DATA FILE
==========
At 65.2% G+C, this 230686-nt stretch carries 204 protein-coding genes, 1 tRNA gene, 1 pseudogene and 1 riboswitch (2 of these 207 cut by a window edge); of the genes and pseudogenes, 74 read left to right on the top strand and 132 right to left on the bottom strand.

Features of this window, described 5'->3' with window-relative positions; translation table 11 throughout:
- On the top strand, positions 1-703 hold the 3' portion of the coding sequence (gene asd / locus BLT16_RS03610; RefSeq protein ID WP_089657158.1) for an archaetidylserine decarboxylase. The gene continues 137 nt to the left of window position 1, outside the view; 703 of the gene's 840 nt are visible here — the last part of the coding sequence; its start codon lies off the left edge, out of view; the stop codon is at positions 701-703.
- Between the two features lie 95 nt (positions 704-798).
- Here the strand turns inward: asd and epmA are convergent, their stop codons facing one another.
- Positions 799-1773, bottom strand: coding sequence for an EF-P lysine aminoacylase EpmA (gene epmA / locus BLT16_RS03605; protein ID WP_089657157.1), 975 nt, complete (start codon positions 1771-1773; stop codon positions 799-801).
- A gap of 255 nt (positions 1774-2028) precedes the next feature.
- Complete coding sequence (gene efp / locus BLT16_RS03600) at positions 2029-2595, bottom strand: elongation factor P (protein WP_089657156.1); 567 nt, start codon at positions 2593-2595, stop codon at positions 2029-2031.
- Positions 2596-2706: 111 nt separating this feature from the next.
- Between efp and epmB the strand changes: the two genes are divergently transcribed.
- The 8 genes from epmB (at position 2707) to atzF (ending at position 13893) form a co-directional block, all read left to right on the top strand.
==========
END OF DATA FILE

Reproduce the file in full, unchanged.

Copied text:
At 65.2% G+C, this 230686-nt stretch carries 204 protein-coding genes, 1 tRNA gene, 1 pseudogene and 1 riboswitch (2 of these 207 cut by a window edge); of the genes and pseudogenes, 74 read left to right on the top strand and 132 right to left on the bottom strand.

Features of this window, described 5'->3' with window-relative positions; translation table 11 throughout:
- On the top strand, positions 1-703 hold the 3' portion of the coding sequence (gene asd / locus BLT16_RS03610; RefSeq protein ID WP_089657158.1) for an archaetidylserine decarboxylase. The gene continues 137 nt to the left of window position 1, outside the view; 703 of the gene's 840 nt are visible here — the last part of the coding sequence; its start codon lies off the left edge, out of view; the stop codon is at positions 701-703.
- Between the two features lie 95 nt (positions 704-798).
- Here the strand turns inward: asd and epmA are convergent, their stop codons facing one another.
- Positions 799-1773, bottom strand: coding sequence for an EF-P lysine aminoacylase EpmA (gene epmA / locus BLT16_RS03605; protein ID WP_089657157.1), 975 nt, complete (start codon positions 1771-1773; stop codon positions 799-801).
- A gap of 255 nt (positions 1774-2028) precedes the next feature.
- Complete coding sequence (gene efp / locus BLT16_RS03600) at positions 2029-2595, bottom strand: elongation factor P (protein WP_089657156.1); 567 nt, start codon at positions 2593-2595, stop codon at positions 2029-2031.
- Positions 2596-2706: 111 nt separating this feature from the next.
- Between efp and epmB the strand changes: the two genes are divergently transcribed.
- The 8 genes from epmB (at position 2707) to atzF (ending at position 13893) form a co-directional block, all read left to right on the top strand.